Then I did some blending & correcting..

Next

Then went back in & played with bg to lose some edges & still correcting for about 15 more minutes to get to where I am now( other post)....
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Old 01-04-2009, 09:52 PM
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Re: ESP - Portrait & Figure Fundamentals - Lesson 2 (The Mouth and More)

Hi!
I started with lips....to morrow I will try a painting with 3 colors...

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Old 01-04-2009, 10:08 PM
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Re: ESP - Portrait & Figure Fundamentals - Lesson 2 (The Mouth and More)

T,

Thanks for posting! Another very fine effort! Some very nice delicate shadows on this one. The color choices are wonderful!

As far as the likeness goes, I think there are a couple reasons why he looks older. Some have to do with measurements, others with the value shapes. Its the value shapes, specifically the shape of his nearest cheek, that I want to emphasize. I took the boy into photoshop and used the posterize filter. I know that I repeatedly mention the value shapes as if they were clearly defined - and they are not, especially in the transition from light to shadow. The posterize filter will take away the gradual transition and allow me to see more distinct divisions. (Of course, the transitions still need to be painted smoothly!) I think you will notice that the cheek is much more rounded and fuller, spreading more toward the ear and jaw than in your painting. While your painting has a very nice delicacy to it, you might consider a few darker darks - I see an area under the chin, the eyes, and some areas of the hair - that could go darker.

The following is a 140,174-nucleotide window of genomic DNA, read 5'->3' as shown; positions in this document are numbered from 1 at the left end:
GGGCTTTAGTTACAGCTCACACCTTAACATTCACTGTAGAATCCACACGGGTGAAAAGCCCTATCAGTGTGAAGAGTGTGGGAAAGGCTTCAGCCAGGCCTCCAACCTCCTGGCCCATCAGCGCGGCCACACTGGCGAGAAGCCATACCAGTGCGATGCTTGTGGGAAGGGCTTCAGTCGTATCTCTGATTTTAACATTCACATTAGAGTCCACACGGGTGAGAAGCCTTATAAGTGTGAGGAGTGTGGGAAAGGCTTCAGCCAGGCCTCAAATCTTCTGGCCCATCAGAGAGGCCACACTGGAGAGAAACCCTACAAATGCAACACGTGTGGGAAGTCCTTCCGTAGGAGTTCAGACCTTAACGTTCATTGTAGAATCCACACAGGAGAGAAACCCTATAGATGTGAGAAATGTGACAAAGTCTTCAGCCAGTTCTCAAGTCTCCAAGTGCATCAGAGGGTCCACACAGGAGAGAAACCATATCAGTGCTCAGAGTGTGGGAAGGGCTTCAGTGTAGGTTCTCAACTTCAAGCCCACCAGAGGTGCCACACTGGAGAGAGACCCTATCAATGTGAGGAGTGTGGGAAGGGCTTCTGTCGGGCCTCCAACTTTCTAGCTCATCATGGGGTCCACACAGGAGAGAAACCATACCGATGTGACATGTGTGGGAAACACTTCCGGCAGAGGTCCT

I'm sorry to be so picky, because this is a real nice painting, as is!

Don





Quote:
Originally Posted by maw-t
Well I tried the lil boy.... first he looked much older (still does) but not as much... I will post some pics in progress so yall can see how bad he was to start! This is about the 2 1/2 hr mark (where I am now)... painted off n on today... I start out thinking I am going to do a small lesson.. but get carried away... ANyway any & all
comments/crits welcome... I feel like I am hogging this thread.. where IS everbuddy???
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Old 01-04-2009, 10:14 PM
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Re: ESP - Portrait & Figure Fundamentals - Lesson 2 (The Mouth and More)

T, Thanks for posting the stages! You say yikes for this stage, but you are mapping out the shadow and light! Great!

Don

Quote:
Originally Posted by maw-t

YIKES this is the beginning..